Depression and Dementia are significant health concerns that are widely encountered while delivering care in geriatric ward in healthcare settings and aged care centers. As highlighted by Leyhe et al., (2017) most of the patients suffering from dementia are known to suffer from depression and loneliness which again is linked with cognitive impairment. Depression has been proposed to be a major risk factor for dementia, and a prodrome of the condition as well. The complex relationship between depression, loneliness and dementia has been widely explored about in literature. A wide range of strategies have been explored constantly for understanding their applicability in reducing depression and loneliness in elderly patients suffering from dementia. One of such key strategies is music therapy. Music therapy refers to the use of specialized musical interventions and techniques for achieving care goals on the basis of the individual assessment of the patient. The aim of music therapy is to promote the wellbeing and health of the patient through promotion and restoration of emotional, spiritual, mental and physical health (Steffens, 2017).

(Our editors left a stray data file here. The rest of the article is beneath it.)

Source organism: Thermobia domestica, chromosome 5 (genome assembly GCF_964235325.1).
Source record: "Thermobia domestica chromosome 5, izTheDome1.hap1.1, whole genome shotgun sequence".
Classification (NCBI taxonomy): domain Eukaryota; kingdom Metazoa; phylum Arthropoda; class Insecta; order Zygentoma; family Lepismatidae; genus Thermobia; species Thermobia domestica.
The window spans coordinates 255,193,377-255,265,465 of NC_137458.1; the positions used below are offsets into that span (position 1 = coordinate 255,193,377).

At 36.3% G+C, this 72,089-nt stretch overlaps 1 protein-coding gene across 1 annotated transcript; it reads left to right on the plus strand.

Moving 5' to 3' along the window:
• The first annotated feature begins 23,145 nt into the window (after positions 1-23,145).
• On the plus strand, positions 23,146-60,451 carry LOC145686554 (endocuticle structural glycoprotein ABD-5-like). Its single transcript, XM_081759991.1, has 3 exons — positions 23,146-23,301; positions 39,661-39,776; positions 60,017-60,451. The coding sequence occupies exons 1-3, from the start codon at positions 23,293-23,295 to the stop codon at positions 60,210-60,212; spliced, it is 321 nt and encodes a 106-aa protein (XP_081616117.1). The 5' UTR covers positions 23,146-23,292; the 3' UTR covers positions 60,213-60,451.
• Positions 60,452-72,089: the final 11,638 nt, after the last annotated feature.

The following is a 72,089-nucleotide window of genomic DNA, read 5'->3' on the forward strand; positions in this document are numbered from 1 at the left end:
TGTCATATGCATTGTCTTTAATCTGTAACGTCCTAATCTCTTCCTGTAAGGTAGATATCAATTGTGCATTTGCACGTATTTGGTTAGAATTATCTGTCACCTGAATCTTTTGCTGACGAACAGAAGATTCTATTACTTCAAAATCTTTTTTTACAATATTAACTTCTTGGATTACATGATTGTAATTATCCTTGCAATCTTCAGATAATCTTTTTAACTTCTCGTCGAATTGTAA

Is music therapy effective in reducing depression and loneliness in institutionalized elderly patients suffering from dementia?
Significance of the proposal
There is an absence of quantitative studies that have explored the effects of novice strategies for reduction of symptoms of depression and loneliness in elderly dementia patients, such as music therapy. Quantitative research is important since it aims to provide an accurate picture of the effectiveness of certain interventions in relation to the care objective. The present proposal therefore outlines a research framework that can guide an empirical study to be conducted to study the As highlighted by Leyhe et al., (2017) most of the patients suffering from dementia are known to suffer from depression and loneliness which again is linked with cognitive impairment. in reducing depression and loneliness in dementia elderly patients.
A few studies have examined the impact of music therapy on dementia patients that draw in from a conceptual framework. The models of care that have been highlighted in this regard are Kitwood’s model of person-centered care (Fazio et al., 2018), and the need-driven, dementia-compromised behavior model (NDB) model (Berry, Young & Kim, 2017). Based on these two models, a conceptual consideration is developed that forms the framework for the present proposal. This is as follows-
As mentioned by Wu et al., (2017) dementia prevalence is increasing at an alarming rate in the contemporary era. There is therefore a need of delivering specialist care encompassing the holistic needs of the person. Treatments must focus on the mental wellbeing of the person that includes health factors such as depression and loneliness. Elderly dementia patients institutionalized in healthcare settings are often found to be suffering from depression and loneliness, which have a negative outcome on their health. Reduction of depression and poor mental health status holds the potential to augment the chances of health promotion for the patient (Freedman et al., 2018).